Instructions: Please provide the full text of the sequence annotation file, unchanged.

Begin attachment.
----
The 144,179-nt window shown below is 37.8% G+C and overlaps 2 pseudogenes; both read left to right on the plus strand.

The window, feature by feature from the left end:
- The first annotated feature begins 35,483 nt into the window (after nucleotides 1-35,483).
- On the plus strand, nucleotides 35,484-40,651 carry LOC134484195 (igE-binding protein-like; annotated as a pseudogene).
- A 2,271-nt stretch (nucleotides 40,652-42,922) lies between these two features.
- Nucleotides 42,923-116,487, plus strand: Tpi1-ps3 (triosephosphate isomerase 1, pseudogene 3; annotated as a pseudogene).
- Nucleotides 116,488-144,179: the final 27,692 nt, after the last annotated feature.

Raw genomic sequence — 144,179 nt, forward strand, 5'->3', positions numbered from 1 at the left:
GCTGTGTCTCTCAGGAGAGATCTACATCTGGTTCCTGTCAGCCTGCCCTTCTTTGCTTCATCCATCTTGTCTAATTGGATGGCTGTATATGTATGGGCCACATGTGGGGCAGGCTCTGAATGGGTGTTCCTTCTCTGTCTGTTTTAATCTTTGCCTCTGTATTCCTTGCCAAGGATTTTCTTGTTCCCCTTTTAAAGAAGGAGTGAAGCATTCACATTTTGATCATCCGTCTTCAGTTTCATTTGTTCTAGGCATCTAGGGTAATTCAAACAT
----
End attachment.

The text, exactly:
The 144,179-nt window shown below is 37.8% G+C and overlaps 2 pseudogenes; both read left to right on the plus strand.

The window, feature by feature from the left end:
- The first annotated feature begins 35,483 nt into the window (after nucleotides 1-35,483).
- On the plus strand, nucleotides 35,484-40,651 carry LOC134484195 (igE-binding protein-like; annotated as a pseudogene).
- A 2,271-nt stretch (nucleotides 40,652-42,922) lies between these two features.
- Nucleotides 42,923-116,487, plus strand: Tpi1-ps3 (triosephosphate isomerase 1, pseudogene 3; annotated as a pseudogene).
- Nucleotides 116,488-144,179: the final 27,692 nt, after the last annotated feature.

Raw genomic sequence — 144,179 nt, forward strand, 5'->3', positions numbered from 1 at the left:
GCTGTGTCTCTCAGGAGAGATCTACATCTGGTTCCTGTCAGCCTGCCCTTCTTTGCTTCATCCATCTTGTCTAATTGGATGGCTGTATATGTATGGGCCACATGTGGGGCAGGCTCTGAATGGGTGTTCCTTCTCTGTCTGTTTTAATCTTTGCCTCTGTATTCCTTGCCAAGGATTTTCTTGTTCCCCTTTTAAAGAAGGAGTGAAGCATTCACATTTTGATCATCCGTCTTCAGTTTCATTTGTTCTAGGCATCTAGGGTAATTCAAACAT